Monday, March 23, 2009

“Sukkar Banat (Caramel)” Thursday 14th May 2009

**** David ***1/2 Margaret

Thursday 14th May
6.30pm pre-screening drink
7.00pm film commences

“Caramel” has an optimism born not of dreamy romanticism but of resilience and a degree of hard-headedness. Life for these women is not easy or especially fair, and each of them faces moments of humiliation, loneliness and potential heartbreak. But in the best melodramatic tradition, their toughness, good humor and loyalty see them through. Those qualities, and Ms. Labaki’s evident affection for the battered panache of her native city, make “Caramel” hard to resist. A O Scott, New York Times

A Beirut beauty salon is the setting for the ups and downs of romantic life for a group of Lebanese women in CARAMEL. Layale is the owner of the salon who is unsatisfactorily involved with a married man. Her salon colleagues Nisrine and Rima are sympathetic and supportive, while local policeman Youssef is secretly besotted by her.Nisrine has problems of her own, she’s about to get married and is worried that her husband will find out she’s not a v_rg_n and Rima is ambivalent about her own s__uality. Meanwhile salon clients Jamale and Rose are concerned about aging and lost opportunities.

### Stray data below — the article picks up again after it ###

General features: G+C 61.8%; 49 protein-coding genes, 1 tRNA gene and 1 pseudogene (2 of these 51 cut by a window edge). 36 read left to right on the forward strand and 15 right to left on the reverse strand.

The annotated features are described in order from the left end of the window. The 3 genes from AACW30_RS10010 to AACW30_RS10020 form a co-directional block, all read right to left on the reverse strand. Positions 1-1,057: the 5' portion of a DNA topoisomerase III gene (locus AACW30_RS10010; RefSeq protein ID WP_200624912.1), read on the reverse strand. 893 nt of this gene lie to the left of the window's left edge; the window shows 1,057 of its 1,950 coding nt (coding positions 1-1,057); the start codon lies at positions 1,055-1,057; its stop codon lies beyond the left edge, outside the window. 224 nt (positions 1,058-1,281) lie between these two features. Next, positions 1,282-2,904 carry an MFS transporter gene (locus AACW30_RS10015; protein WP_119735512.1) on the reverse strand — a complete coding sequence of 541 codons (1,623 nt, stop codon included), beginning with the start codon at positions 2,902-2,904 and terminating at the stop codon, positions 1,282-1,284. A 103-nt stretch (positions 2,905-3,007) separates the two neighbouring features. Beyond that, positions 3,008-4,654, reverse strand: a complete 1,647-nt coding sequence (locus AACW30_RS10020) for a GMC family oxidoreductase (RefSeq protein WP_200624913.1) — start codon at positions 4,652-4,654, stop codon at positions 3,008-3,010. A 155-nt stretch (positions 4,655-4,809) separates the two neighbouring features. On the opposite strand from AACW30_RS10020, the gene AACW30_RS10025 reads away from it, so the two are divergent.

1 comment:

  1. Beautiful movie in every way. All we usually hear about Beirut is based around the war, but this is about the human beings who live there. The title is based on the mixture of sugar and water that is used for hair removal in the Lebanon. Like many of these beautiful art-house movies, the plot appears random at the start, but as the film evolves, within 15 minutes the threads begin to untangle and the shape emerges. To be honest, the random quality at the front doesn't matter, because it's "story set-up time" in entertaining scenes. For me it's a keeper, a DVD that goes into my "will definitely watch again" box alongside "Babettes Feast", "My Life as a Dog" etc. A joy of a movie.


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